Discovery in Ohio renews hope for Valley parents
MERCED COUNTY, Calif. (KFSN) -- The discovery of three women held captive inside an Ohio home, for nearly a decade, is a grim reminder to Valley law enforcement and a source of hope for parents of other long missing children that they too could be found alive.
On May 31st it will be 16 years since Vanessa Smith went missing from her North Valley neighborhood.
Her mother Beverly told Action News, after learning what happened in Cleveland, she refuses to give up her search because law enforcement has ensured her it's still an open case.
"I do I feel she's still out there alive and I feel she's close. How close I don't know. 50-100 miles can be close you know," she said.
Vanessa was just 15 years old when she vanished during a nightly walk near her home in Winton back in 1997.
"We took care of 40 acres of almonds so she took her walk, cut into the Orchard about 200 yards and then would come back," she said. "Two people reported seeing her. I was the last to see her go at 7pm."
Vanessa's walking stick was found nearby, but no other physical evidence was discovered at the scene. Since then, sheriff deputies haven't been able to come up with any leads in her disappearance.
"It's a real open case and they get tips from time to time," said Smith.
Smith is determined not to give up. On Tuesday, she spent her birthday organizing fliers to place throughout Merced County on the anniversary of Vanessa's disappearance. Her goal is to remind the community of what happened to her daughter and of what she looked like in hopes someone might recognize her.
After learning of the three missing women discovered in Cleveland, she said it's renewed her faith her daughter could also be found.
"That just strengthened me because anything is possible," she said.
It's also re-energized the Merced County Sheriff's Department to keep looking for her abductor.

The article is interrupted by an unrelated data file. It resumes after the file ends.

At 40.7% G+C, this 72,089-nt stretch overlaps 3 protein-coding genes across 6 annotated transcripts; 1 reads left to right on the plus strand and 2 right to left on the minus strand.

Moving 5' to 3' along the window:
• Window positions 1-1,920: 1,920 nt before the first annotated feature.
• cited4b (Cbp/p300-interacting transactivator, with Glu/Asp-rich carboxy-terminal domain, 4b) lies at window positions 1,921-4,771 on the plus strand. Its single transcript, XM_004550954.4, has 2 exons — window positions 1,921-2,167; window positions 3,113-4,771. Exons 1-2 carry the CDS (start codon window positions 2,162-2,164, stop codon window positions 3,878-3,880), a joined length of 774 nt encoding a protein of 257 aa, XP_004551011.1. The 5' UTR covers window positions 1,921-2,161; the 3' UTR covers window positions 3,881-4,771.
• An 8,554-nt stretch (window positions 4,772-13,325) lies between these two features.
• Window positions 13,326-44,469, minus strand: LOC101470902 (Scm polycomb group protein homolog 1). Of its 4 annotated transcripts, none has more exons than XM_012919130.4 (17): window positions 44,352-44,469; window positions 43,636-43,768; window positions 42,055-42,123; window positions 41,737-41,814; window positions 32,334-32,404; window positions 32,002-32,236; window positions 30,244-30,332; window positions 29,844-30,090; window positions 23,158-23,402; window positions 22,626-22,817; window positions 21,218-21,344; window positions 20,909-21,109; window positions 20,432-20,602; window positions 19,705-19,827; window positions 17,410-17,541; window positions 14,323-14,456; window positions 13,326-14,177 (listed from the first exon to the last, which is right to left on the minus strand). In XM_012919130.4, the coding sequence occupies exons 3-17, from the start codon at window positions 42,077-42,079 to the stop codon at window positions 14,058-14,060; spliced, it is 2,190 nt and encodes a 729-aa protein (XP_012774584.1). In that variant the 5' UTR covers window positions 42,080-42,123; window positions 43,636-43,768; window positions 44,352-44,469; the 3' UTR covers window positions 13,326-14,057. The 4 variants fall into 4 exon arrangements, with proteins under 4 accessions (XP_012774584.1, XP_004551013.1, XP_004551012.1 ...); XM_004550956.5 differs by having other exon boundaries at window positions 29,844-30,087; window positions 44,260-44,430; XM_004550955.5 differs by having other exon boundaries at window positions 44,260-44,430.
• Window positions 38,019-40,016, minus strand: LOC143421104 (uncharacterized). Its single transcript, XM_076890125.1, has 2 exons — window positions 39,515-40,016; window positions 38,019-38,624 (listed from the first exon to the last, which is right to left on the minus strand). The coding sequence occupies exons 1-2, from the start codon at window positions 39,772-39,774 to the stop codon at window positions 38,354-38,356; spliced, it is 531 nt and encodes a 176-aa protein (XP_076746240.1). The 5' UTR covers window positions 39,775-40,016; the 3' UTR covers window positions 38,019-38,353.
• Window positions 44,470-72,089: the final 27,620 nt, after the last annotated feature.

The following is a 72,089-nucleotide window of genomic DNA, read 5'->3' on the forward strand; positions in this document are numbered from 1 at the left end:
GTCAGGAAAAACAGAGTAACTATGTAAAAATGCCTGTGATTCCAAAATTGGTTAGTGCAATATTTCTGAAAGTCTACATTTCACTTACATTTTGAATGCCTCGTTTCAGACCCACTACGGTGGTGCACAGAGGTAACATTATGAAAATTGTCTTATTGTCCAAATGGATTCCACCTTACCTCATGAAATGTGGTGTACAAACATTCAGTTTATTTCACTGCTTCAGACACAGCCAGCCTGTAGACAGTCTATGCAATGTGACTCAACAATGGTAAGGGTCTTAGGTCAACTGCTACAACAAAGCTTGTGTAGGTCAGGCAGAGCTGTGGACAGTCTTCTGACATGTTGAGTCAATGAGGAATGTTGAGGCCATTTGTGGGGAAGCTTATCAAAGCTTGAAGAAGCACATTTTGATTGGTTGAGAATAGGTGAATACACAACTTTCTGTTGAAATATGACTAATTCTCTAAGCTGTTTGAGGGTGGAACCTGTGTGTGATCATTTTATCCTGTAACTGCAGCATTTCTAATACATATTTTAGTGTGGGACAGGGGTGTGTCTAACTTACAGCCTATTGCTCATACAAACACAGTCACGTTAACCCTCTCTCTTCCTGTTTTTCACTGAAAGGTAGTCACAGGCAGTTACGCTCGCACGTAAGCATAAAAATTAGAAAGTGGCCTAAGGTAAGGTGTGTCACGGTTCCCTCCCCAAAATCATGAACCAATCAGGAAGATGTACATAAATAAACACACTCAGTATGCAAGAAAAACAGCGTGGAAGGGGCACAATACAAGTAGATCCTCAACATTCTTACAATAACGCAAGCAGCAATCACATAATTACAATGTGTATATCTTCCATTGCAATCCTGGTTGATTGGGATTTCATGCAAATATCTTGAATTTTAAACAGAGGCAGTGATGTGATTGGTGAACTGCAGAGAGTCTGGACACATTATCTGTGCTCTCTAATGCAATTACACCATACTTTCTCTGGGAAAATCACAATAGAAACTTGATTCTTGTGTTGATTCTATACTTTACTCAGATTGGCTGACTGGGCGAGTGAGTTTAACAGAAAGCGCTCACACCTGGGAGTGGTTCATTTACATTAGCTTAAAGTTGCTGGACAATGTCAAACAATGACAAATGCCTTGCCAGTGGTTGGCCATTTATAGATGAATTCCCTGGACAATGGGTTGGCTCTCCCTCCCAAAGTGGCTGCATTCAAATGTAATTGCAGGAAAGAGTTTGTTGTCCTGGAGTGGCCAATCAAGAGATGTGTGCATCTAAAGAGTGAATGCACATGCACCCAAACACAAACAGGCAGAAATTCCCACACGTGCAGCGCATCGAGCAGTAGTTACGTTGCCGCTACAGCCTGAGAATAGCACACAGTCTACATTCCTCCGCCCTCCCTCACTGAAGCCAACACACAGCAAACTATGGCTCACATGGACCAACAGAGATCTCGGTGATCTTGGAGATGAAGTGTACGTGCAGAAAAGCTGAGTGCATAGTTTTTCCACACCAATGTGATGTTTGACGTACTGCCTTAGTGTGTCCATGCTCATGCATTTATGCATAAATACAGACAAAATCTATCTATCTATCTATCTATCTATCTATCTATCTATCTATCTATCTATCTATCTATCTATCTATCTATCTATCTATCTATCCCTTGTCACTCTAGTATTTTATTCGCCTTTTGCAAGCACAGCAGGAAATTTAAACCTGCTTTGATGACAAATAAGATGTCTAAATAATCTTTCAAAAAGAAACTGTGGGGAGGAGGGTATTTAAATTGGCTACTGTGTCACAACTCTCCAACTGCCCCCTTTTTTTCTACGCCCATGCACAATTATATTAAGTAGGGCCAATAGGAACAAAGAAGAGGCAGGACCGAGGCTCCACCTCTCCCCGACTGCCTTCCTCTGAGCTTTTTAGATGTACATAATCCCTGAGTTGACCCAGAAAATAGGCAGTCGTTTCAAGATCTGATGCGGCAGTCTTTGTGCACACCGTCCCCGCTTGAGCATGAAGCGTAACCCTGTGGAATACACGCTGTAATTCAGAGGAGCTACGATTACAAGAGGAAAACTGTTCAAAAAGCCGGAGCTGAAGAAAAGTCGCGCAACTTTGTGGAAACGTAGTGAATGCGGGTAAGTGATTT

"We never lose hope," said Sheriff Mark Pazin. "We're always tracking down leads and our detectives... we always keep in contact with those persons."
Pazin said detectives keep a teddy bear in a glass case near his office for both Vanessa Smith and Pamela Pedro, another local girl who disappeared in her teens back in 1982 under suspicious circumstances.
He's convinced someone in the community knows something about the two girls and is urging them to come forward with information.
"Just look at what happened in Cleveland," he said. "It was really a pack of heathens that were evidently picking off these young persons and keeping them held against their will through fear, force or some type of psychological fear."
He said, even though a number of years have gone by in both cases, witnesses can still report what they know, because it's the right thing to do and there's not going to be any consequences.
"I hope that one day I can stand before the media just like the Police Chief did there and report they've been found," he said.
In the meantime, Smith said the governor's office is still offering a $50,000 reward for information leading to an arrest.
On May 30th, she's hoping volunteers will help her hang fliers displaying Vanessa's photo. She also has plans to meet with deputies at the TA Travel Center and Truck Plaza in Livingston to post signs to big rig trucks.
Her ultimate goal is to afford a billboard to place near Highway 99. If you'd like to make a donation, call or stop by Travis Credit Union in Atwater. Checks can be made payable to the "Vanessa Smith Trust Fund."
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